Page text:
“For some years now I have read through the Bible twice every year. If you picture the Bible to be a mighty tree and every word a little branch, I have shaken every one of these branches because I wanted to know what it was and what it meant.” --Luther's Tabletalk No.1877
Blessed is the man who does not walk in the counsel of the wicked or stand in the way of sinners or sit in the seat of mockers. But his delight is in the law of the LORD, and on his law he meditates day and night. He is like a tree planted by streams of water, which yields its fruit in season and whose leaf does not wither. Whatever he does prospers. [Ps 1:1-3]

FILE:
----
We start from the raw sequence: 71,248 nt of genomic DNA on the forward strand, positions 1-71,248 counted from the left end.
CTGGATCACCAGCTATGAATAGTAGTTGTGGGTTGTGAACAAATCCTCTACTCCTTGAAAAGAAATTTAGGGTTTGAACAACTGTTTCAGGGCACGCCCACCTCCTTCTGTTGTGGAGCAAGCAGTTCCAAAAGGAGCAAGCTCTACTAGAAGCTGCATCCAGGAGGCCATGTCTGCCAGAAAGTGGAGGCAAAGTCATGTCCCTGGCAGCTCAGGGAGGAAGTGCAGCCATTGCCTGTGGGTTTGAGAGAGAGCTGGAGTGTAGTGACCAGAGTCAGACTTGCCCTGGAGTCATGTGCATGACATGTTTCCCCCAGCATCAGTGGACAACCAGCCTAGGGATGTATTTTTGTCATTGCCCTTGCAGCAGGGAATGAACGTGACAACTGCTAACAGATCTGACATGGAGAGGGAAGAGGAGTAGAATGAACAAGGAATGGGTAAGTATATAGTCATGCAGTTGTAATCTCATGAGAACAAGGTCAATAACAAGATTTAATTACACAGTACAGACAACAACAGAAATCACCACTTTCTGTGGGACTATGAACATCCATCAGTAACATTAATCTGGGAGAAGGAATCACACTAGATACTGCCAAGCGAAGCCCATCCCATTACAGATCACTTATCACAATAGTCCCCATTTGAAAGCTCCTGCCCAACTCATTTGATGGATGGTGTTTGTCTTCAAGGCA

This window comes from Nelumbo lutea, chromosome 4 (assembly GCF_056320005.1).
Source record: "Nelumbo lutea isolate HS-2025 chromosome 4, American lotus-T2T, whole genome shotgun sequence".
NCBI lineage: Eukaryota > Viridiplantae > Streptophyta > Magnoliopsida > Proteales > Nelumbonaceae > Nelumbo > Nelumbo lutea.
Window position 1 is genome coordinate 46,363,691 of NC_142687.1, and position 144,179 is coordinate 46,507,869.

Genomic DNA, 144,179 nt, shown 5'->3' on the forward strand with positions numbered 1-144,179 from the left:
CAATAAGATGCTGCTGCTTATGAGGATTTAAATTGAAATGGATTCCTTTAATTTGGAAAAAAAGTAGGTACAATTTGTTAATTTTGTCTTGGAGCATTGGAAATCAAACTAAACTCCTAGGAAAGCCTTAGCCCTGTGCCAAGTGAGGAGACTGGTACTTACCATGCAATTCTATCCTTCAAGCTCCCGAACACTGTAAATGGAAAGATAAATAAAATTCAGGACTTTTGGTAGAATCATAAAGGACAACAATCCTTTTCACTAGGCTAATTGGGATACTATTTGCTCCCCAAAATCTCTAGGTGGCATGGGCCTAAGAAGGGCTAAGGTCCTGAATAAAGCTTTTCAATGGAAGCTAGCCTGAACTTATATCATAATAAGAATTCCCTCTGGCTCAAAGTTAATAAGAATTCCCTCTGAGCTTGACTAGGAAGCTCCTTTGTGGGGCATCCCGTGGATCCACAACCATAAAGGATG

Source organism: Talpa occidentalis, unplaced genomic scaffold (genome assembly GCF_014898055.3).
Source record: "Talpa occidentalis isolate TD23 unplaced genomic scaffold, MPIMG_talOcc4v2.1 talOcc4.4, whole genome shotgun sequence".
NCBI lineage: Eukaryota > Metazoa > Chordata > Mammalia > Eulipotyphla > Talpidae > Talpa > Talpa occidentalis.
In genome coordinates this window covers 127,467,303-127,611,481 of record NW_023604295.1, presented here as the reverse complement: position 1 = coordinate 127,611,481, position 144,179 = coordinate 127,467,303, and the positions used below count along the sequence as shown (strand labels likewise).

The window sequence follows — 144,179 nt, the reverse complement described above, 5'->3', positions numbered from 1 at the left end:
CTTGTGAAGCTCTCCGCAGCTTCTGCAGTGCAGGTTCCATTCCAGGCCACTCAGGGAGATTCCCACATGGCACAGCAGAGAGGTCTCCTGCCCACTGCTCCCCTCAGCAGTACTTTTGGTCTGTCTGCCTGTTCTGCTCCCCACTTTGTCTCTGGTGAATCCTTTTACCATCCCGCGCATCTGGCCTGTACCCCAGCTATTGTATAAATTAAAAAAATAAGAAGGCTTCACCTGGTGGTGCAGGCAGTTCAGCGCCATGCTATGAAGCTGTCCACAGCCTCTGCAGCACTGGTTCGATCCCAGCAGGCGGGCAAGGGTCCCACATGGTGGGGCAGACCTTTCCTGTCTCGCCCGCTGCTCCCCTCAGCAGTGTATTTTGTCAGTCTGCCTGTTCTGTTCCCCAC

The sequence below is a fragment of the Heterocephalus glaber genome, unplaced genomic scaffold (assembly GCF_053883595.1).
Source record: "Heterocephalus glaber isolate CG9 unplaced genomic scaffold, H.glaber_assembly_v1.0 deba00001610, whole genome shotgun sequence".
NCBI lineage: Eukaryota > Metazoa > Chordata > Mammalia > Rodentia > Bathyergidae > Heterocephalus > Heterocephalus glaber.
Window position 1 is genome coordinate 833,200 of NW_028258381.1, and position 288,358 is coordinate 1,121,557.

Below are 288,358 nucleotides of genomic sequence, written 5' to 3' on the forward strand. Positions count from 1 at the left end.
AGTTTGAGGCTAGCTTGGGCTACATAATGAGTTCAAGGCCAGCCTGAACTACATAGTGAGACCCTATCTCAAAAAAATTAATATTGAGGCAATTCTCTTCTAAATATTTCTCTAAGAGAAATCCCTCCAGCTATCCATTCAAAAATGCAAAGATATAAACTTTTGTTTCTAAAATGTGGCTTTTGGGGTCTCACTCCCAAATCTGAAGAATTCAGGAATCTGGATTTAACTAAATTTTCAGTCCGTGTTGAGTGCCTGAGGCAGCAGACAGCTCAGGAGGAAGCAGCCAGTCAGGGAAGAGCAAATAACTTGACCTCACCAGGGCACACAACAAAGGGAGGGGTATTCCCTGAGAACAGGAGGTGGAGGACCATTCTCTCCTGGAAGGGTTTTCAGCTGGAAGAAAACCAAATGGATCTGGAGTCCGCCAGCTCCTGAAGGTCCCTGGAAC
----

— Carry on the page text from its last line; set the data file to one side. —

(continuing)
This is an attempt to put Psalm 1 into practice. It attempts to answer the question: “How does one meditate day and night on God’s law?” There is nothing more crucial for a vital walk with Jesus than a daily devotional time with him. Last year I shared the plan I was going to follow in "Devotional Design for 2009." [You may access it at our GMTB website: www.givemethatbook.com.] Because it is so important to our spiritual health, devotions need not only to be prioritized, they need to be organized. By that I mean they need to be deliberately planned out. Each person should put together his or her own menu based upon the hunger or the passion he or she carries into the New Year. I trust that my model and suggestions will help you shape your own precious time with God.